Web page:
Lent musings #2

 

 

Another week of engaging with my Lent app and I am finding it a powerful way to re-focus on what is really important. The message of each daily devotion is not about me at all – no lifting me up, making me feel better about myself, no setting vision or discovering my purpose.

It’s a message that invites me to meet God in the desert places, the wilderness, the prison cell and to  linger there a while  if that is where He is speaking to me. It’s a message that  challenges me to look out, see beyond myself; to stand next to and reach out to the other, the stranger, the not-like-me.

Then as my day goes on, I am again immersed in the flow of social media, colourful, busy, exciting, enticing  me through endless memes and inspirational quotes to follow my dreams, have my best life now, believe for the impossible. I’m not sure about others but this often leaves me with a vague sense of dissatisfaction that my life is very mundane and ordinary, and that others are having much more exciting life adventures than me.

Jesus didn’t seem to say a heck of lot about personal fulfilment and I suspect at least   couple of the disciples might have had to lay their personal dreams down when making the decision to follow Him.

I saw a great tweet- “The Prosperity Gospel marketed to Millennials is not cars and money, it’s the fulfilment of personal aspirations.”(@DanielWhite). This really struck a chord with me (and I am way too old to be a Millennial). We continuously are encouraged to focus on developing ourselves: live that dream, realise our potential, take  that first step to becoming great, do something extraordinary.

Such a delicate balance between leading a life of meaning and purpose, ordinary though that might look; and  honing your life looks until it looks like the one on your Instagram account.

So I re-read the reflections for this day on my app.  And I get a glimpse of the Kingdom and the small but vital part I have to play in it. And I am content.

There may be more to learn by climbing the same mountain a hundred times than by climbing a hundred different mountains.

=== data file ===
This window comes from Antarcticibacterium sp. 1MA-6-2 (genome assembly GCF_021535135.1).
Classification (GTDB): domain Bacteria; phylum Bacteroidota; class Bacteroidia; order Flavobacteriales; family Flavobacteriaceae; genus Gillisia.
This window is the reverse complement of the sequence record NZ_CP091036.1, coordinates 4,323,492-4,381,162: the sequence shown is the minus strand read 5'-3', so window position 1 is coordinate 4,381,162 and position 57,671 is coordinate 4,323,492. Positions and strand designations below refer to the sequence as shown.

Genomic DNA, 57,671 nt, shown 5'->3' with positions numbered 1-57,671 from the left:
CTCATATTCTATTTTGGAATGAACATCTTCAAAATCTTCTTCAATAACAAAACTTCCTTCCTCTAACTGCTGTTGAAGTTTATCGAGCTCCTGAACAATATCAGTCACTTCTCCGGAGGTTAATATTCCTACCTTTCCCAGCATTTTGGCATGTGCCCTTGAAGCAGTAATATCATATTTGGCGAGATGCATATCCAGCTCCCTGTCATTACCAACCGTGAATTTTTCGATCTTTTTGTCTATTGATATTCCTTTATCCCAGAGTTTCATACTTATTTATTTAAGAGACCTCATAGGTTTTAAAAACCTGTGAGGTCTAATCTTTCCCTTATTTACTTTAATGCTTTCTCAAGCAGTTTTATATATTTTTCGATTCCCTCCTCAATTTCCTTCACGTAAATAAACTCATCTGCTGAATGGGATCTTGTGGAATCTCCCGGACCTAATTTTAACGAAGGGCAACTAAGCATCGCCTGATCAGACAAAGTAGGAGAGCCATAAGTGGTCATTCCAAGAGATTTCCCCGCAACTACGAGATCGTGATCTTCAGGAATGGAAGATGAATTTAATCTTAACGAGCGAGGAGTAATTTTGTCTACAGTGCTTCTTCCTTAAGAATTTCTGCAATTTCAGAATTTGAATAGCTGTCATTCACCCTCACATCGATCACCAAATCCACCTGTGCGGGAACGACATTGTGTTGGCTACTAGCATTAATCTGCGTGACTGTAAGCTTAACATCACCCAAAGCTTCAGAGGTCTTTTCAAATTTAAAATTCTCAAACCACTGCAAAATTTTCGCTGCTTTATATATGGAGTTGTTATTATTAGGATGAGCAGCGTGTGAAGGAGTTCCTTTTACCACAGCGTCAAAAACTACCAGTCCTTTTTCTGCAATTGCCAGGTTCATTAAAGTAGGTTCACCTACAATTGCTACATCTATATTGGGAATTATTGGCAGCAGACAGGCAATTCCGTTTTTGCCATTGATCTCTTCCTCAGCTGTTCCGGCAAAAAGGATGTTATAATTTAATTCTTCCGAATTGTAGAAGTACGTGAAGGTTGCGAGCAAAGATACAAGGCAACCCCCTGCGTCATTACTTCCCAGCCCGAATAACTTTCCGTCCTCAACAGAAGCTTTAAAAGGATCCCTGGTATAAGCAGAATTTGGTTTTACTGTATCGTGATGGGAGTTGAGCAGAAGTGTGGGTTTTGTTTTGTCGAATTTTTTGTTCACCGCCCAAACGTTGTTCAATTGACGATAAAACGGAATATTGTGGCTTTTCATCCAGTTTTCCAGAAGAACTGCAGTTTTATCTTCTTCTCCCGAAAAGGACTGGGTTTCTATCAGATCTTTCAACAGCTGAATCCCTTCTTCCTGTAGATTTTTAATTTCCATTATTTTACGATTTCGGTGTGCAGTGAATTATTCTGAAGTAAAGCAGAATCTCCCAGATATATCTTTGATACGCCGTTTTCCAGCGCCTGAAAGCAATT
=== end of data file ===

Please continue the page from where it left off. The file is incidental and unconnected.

Richard Nelson
The Island Within

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Lent musings #1

A thought-provoking article Death, the Prosperity Doctrine and Me was sent to me by my husband yesterday, and then it popped up on my FB feed. It’s a beautiful and honest piece written by the author just after she was diagnosed with stage 4 liver cancer at the age of 35. I’ve read it several times  since then and it’s really challenged me.

The temptations of the world are so subtle. We might say we don’t buy into a prosperity doctrine but I am challenged almost daily at the moment as to how this has subtly leeched into my theology. There’s a fine line between  being grateful for the blessings that flow from grace and being confident as a child of God; and expecting that God will provide me with the life and opportunities I secretly think I deserve. Yes God has a plan and a purpose for our lives but it might (in fact probably won’t) be quite what we have lined up for ourselves.

Coincidentally (or not I suspect) I’m working through a 40 Days of Lent app which focuses on matters about as far away from the prosperity gospel as you can go. This is the first time I’ve really focused on Lent (I’m ashamed to say) and it is definitely changing my perspective.